The Colorado Independent took a step yesterday toward winning its battle for the release of court documents illuminating why prosecutors messed up a death penalty case in suburban Denver against Sir Mario Owens, who was found guilty in 2005 of killing two people.
In April of last year, Arapahoe County District Attorney George Brauchler became the first well-known Republican to formally announce as a candidate for governor. His campaign lasted eight months, ending when Attorney General Cynthia Coffman, after months of speculation, finally announced her own candidacy. Brauchler then dropped out, shifting his campaign to Attorney General, characterizing Coffman’s entry into the gubernatorial race as, “She made a decision to abandon her position.”
Republican gubernatorial candidate Doug Robinson, who’s Mitt Romney’s nephew, told KNUS’ Dan Caplis Monday that he and four other Republican candidates agreed at a forum that they won’t “do the circular firing squad,” and, instead, they’ll “try to be supportive” of one another.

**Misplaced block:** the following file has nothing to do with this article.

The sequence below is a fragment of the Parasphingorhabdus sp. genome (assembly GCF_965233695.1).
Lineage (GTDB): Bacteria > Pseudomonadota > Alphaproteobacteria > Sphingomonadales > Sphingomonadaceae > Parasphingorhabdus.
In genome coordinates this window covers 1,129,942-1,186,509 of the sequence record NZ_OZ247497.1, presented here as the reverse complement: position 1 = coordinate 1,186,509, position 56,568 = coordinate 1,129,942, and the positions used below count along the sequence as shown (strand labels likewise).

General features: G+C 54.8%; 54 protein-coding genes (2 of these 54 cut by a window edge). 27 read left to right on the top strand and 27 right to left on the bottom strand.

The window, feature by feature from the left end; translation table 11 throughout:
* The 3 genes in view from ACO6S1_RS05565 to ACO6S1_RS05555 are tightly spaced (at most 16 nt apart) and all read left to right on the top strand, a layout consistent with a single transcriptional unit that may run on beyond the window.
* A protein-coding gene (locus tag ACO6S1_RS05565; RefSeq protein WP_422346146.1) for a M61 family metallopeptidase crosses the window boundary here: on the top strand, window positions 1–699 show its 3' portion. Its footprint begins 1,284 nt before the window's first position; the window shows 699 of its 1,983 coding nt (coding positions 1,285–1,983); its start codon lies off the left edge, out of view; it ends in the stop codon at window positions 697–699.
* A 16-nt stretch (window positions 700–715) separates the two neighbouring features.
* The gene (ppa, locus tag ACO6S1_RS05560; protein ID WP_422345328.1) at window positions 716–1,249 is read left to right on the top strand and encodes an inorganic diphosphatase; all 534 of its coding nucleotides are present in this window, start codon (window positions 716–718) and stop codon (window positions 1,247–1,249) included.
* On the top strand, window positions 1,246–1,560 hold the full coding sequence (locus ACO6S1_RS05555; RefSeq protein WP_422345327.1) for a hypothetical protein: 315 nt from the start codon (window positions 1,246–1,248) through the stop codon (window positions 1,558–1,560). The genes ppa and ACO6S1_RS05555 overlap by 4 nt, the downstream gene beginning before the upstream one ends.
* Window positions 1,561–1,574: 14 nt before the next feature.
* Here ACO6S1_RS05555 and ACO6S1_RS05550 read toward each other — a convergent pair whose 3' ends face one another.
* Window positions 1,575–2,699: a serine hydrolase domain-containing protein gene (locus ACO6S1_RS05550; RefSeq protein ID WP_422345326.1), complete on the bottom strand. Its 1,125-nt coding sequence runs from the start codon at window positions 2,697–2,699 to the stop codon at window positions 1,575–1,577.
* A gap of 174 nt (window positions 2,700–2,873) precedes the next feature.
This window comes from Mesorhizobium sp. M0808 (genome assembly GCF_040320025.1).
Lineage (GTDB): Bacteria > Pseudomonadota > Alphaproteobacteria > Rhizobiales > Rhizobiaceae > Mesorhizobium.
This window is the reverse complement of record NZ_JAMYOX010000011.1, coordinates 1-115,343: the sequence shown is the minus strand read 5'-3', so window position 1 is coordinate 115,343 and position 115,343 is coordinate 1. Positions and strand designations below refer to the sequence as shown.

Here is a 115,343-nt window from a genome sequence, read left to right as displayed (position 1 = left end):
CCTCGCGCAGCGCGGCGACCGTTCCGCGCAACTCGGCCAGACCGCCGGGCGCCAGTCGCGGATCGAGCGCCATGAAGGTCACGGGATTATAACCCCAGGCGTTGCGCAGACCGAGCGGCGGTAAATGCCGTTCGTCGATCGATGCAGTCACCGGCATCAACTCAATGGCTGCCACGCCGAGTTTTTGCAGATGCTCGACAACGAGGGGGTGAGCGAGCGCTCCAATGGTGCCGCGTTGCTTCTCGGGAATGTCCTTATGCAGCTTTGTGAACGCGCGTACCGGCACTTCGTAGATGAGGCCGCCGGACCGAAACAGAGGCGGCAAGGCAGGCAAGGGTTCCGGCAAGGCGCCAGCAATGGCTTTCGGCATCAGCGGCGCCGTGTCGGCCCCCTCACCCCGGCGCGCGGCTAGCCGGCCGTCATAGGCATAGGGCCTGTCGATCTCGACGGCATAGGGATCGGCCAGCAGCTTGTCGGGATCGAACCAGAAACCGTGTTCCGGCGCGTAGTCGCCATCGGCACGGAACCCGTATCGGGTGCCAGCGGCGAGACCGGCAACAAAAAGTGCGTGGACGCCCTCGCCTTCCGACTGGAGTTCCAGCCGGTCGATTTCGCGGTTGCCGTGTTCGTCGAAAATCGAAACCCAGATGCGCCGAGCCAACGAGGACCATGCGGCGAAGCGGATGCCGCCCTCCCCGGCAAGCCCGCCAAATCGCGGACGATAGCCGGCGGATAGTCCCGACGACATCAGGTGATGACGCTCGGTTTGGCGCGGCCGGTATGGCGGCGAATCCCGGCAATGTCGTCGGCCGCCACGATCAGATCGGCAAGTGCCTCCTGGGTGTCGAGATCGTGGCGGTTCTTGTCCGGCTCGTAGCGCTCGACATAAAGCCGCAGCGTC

Over the weekend, former Trump strategist Steve Bannon warned of a Republican “civil war” over whether immigrants, who entered the U.S. illegally as children, should be allowed to stay here.
I see a lot of bad stuff in the #FeverSwamps™, but I am continually shocked by the depravity of a Republican activist and fundraiser named Tom Ready. Each year, Tom Ready holds a “Steak Fry” that benefits Republicans under his “Let’s Win” PAC. Each year, some of the biggest names in GOP state politics show up to eat and drink with him.
Colorado gubernatorial candidate George Brauchler weighed into the contentious debate about health care today, telling a conservative talk radio host that he’d “like to see them not let the perfect be the enemy of the good, and get something done here.”
Some Colorado conservatives are joining Trump in blaming the press for the daily-eye-pop-head-spin news stories streaming from the White House.
It “certainly appears” to GOP Colorado gubernatorial candidate Victor Mitchell that his Republican opponent George Brauchler pursued the death penalty in the Aurora theater trial “for political purposes to raise his profile, and it was a squander of some $4 million.”
In a major change since last year, state Republicans are now proposing specific cuts to Medicaid, Colorado’s health care program for the elderly, disabled, and other poor people.